"Planning for Eldercare" March 17 , 2009
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by Katie Rodriguez Banister

This article reprinted with permission from the National Care Planning Council for
non-commercial use.
Find original article  at this webaddress:
"Planning for Eldercare" March 17 , 2009

“My personal mission is to give back to the community including using my
business knowledge and expertise to help others achieve personal success.”
Janet L Heitzig, CLU, ChFC, CLTC
Principal Financial Group
14755 N Outer 40-Ste 110
Chesterfield, MO  63017
Phone  636-449-0734     Fax  1-866-488-0903
Securities and advisory products offered through Princor Financial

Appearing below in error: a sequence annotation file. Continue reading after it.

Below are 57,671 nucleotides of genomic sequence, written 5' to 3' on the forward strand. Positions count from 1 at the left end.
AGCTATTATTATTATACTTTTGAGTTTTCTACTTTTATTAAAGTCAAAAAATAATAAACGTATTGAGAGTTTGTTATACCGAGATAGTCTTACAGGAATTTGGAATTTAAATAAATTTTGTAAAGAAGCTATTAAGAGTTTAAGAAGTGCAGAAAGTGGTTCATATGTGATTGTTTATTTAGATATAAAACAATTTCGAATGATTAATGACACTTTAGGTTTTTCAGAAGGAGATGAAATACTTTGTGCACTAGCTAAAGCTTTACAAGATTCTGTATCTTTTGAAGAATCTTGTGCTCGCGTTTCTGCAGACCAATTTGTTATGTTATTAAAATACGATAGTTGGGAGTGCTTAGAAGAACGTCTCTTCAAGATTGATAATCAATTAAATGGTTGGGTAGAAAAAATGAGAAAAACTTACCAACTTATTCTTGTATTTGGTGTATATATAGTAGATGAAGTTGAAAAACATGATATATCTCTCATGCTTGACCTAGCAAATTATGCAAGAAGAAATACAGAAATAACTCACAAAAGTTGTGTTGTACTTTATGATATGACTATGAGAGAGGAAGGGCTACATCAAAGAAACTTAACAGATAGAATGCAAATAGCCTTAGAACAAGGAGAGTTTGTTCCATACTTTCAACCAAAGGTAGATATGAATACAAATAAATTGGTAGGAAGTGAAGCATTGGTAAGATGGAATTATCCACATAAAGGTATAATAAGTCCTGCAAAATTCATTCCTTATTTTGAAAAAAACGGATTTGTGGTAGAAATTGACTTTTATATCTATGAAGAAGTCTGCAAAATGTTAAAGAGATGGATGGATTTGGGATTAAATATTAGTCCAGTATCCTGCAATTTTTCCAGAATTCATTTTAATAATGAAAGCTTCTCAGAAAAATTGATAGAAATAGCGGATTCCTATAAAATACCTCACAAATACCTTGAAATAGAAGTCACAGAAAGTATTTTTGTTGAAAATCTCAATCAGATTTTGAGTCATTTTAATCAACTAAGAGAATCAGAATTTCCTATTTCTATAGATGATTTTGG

Services Corporation, 800-247-1737 , member SIPC, Des Moines, IA   50392.  
Senior Strategies, L.L.C. is not an affiliate of Princor.  
Princor Registered Representative, Financial Advisor, Financial Representative,
Principal Life Insurance Company.
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Thank You
Janet L. Heitzig, CLU, ChFC, CLTC
for sharing this ariticle with us.

Janet has studied extensively under Ed Slott,
nationally-known CPA, tax-advisor, and IRA planning expert.
(You may have seen Ed Slott programs on PBS.)
Little-Known Government Program

IN THIS COUNTRY could receive up to
$1,949 a month in additional income from
the government to help cover their elder
care costs? THEY CAN!

Under the right circumstances, a little-known federal program will
pay additional income to cover long term care costs for at least 1/3